Asian Pacific Islanders for Civic Empowerment (APACE) is dedicated to broadening democracy for Asian and Pacific Islanders (APIAs) in our state. Part of that work involves partnering with other organizations on voter education events, making sure elected officials hear our APIA voices on issues that matter, and getting out the vote for candidates who share our values.
Our APIA community in western Washington is a thriving entity, and APACE is lucky to be in a position to highlight and empower it in so many ways.
Because our “APIA community” is made up of so many language, ethnic, and religious communities, it might seem like our differences are too vast to unite us. But our shared history in both America and in Washington State has taught us that we can achieve more when we stand together.
We still need leaders and role models who look like our families and neighbors. That’s why, at our semi-annual reception for API Elected and Appointed Officials, held during APIA Heritage Month in May, we thank APIAs in public office for their service. It’s important that we recognize the struggle for representation, and that we honor those individuals who stepped up to speak up for marginalized communities. They were (and many still are) the only Asian or Pacific Islander on a school board, judicial bench, city council, or state commission.
But leadership can come from our seemingly ordinary stories, too. On issues ranging from redistricting to voting rights to income inequality, APACE works hard to ensure that APIA voices are included in these policy discussions. By testifying in public hearings from Seattle to Olympia on issues that affect us all, APIAs help shape our state and local laws.
APACE also works with other APIA organizations to bring candidates and ballot measure campaigns to our communities. At neighborhood forums or “meet-and-greet” gatherings, APIA organizations work together to make sure that translations or translated materials are available. In-language communication is a foundation of democracy-building, and one that we believe is crucial during election season—whether it’s from someone at your door, on the phone, or on a flyer.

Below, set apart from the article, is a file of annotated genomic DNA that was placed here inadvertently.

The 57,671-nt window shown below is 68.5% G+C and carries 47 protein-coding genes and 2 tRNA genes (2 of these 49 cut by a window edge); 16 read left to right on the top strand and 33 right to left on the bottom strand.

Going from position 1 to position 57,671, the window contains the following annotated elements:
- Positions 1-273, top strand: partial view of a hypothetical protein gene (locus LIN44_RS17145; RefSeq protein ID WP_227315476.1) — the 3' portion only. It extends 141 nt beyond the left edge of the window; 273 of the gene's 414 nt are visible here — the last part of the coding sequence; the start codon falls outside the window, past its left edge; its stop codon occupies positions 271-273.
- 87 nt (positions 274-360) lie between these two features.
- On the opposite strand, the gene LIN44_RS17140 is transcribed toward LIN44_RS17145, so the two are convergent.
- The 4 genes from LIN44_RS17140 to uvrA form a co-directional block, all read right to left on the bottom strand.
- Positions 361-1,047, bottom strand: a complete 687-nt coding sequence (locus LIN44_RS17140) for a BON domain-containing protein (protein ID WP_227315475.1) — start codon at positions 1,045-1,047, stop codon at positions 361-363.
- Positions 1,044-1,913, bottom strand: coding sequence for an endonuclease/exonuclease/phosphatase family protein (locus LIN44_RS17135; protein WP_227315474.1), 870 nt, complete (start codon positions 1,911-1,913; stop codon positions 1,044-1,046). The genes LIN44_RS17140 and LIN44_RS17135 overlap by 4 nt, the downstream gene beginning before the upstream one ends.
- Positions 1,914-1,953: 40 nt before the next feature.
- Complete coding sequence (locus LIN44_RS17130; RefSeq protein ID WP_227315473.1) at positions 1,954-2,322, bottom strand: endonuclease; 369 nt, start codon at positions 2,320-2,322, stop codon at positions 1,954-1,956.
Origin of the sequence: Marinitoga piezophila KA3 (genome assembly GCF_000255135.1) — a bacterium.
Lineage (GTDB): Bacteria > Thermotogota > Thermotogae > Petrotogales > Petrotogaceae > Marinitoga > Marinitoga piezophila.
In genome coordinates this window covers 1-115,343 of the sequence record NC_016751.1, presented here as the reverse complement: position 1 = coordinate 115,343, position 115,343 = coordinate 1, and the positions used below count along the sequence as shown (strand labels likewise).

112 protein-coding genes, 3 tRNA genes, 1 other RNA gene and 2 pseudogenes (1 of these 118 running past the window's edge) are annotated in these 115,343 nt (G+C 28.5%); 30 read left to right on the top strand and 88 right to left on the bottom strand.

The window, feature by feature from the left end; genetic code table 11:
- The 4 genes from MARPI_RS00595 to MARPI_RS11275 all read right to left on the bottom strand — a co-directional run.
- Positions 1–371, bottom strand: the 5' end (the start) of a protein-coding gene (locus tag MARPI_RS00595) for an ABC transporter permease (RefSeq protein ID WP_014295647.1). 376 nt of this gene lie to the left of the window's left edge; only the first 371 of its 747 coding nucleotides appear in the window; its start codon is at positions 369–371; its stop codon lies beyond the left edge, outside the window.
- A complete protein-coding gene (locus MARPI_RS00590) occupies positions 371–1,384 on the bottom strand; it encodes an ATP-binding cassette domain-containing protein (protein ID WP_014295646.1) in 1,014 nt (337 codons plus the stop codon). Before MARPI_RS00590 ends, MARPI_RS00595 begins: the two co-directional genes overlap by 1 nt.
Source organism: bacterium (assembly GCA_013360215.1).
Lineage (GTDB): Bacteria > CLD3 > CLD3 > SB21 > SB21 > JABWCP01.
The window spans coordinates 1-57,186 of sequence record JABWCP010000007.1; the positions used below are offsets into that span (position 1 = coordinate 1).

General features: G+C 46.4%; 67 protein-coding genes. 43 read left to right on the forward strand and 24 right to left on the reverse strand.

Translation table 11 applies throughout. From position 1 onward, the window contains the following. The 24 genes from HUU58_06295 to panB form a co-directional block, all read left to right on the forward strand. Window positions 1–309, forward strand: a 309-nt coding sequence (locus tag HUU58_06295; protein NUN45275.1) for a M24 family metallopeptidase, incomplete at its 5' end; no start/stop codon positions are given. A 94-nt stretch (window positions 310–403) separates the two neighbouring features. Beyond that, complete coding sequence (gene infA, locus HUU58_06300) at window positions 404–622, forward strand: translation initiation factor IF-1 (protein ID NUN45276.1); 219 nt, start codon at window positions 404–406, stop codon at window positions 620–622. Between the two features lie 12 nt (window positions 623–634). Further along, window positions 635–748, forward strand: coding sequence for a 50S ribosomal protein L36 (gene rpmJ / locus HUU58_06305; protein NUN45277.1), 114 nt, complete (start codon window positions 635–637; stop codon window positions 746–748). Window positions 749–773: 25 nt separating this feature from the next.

This election year, APACE looked to the APIA diaspora across Western Washington and has endorsed candidates with proven track records of standing up for our diverse communities. We identified areas where there were large populations of APIAs, and looked at important races where APIAs could make a difference either as candidates or as voters.
In Seattle, Lloyd Hara (Port of Seattle Commissioner) and Bruce Harrell (Seattle City Council, District 2) have decades-long records of championing diversity and supporting APIA businesses. Both Hara and Harrell have strong local roots in Seattle’s APIA community.
Beyond Seattle, there are stellar APIA candidates who have regularly stood strong and advocated for our communities. In SeaTac, Mia Gregerson (SeaTac City Council, position 7) is a voice for policies like a $15 living wage, which helps build a strong economy. The Eastside, particularly Bellevue, has a thriving APIA population; Vandana Slatter (Bellevue City Council, Position 5) will be a voice for them if elected. In Pierce County, Bryan Yambe (Fife City Council, Position 1) is seeking re-election, and will continue to draw on his vast organizing and leadership experience to serve the residents of Fife.
Two candidates who are not APIA—Zack Hudgins (King County Elections Director) and Carol Gregory (State Representative, 30th Legislative District) have been strong allies for APIAs on issues like voting and education. Their allyship is important, and their experience shows they listen to —as well as understand—the issues APIA communities face.
By electing API leaders and those who will support our communities, and by holding elected officials accountable to the issues that matter, we can show that Asians and Pacific Islanders are a vital part of our democracy.
APACE is a 501c4 organization that works to empower the broad Asian and Pacific Islander community.